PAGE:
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Cagle's map turtle is a diurnal species that spends much of the day basking on logs and rocks in the water. A predominantly aquatic species, this turtle rarely comes onto land other than to nest (8). Hatchlings have been collected from September through November, indicating that the nesting season likely occurs in late spring to early summer (2). As many as three clutches of one to six eggs may be laid by a single female each year, deposited in nest-cavities approximately 15 centimetres deep near the water (2) (8). Sex is temperature-dependent, with lower nest temperatures producing males and higher temperatures producing females (8). Female Cagle's map turtle feed almost exclusively on Asian clams, while the males predominantly consume caddisfly larvae, and occasionally other insects and small molluscs (9). This difference in diet is correlated to the difference in head-width between the sexes (6). Plant remains have also been found in specimen's stomachs, but are thought to have been ingested incidentally (2) (8).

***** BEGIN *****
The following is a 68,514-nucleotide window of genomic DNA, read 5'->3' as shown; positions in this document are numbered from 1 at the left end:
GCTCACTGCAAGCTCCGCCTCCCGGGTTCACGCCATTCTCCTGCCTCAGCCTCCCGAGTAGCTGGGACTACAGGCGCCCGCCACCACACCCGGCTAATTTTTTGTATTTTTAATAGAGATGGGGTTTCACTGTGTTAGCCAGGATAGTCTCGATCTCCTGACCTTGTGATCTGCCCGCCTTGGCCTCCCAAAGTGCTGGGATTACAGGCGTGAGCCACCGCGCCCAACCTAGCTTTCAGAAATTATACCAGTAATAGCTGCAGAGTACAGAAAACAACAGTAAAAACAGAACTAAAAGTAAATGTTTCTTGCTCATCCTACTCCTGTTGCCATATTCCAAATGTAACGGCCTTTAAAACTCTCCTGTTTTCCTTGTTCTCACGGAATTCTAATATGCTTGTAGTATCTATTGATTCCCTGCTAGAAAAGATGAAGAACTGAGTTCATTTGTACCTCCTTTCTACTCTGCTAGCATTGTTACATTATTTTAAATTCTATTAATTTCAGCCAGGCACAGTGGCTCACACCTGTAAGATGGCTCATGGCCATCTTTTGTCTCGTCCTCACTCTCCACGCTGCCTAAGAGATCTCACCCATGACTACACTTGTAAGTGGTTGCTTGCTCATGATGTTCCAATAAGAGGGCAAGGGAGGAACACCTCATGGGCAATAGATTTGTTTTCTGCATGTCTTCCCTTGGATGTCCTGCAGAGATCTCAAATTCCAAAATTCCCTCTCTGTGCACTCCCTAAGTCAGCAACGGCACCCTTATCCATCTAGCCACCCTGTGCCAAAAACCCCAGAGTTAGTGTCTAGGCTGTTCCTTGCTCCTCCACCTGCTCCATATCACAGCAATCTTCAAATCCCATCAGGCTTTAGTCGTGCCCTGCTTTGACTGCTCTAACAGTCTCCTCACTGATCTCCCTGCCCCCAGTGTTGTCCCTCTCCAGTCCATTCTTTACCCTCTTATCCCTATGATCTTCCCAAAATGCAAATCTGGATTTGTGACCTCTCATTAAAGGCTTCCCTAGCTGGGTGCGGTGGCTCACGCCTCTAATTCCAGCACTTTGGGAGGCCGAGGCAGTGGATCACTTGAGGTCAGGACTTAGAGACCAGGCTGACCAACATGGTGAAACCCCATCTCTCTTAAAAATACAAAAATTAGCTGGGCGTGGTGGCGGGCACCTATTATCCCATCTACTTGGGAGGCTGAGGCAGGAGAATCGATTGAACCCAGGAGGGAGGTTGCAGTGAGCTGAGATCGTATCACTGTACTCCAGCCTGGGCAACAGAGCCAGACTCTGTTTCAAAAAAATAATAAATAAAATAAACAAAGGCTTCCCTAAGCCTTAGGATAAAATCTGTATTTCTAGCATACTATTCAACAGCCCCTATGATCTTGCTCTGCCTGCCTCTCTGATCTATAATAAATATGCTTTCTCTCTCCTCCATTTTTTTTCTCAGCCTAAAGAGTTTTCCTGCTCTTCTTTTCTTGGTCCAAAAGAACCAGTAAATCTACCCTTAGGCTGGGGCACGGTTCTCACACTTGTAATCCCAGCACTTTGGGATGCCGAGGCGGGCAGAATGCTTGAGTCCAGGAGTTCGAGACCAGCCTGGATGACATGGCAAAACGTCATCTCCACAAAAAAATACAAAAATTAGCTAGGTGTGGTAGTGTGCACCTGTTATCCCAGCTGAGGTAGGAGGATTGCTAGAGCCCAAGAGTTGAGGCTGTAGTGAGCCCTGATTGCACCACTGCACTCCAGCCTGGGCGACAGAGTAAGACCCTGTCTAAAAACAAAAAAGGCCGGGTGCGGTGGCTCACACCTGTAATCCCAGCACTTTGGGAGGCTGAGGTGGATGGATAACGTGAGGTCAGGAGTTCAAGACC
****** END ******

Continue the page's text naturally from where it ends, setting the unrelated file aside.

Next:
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Source: ARKive

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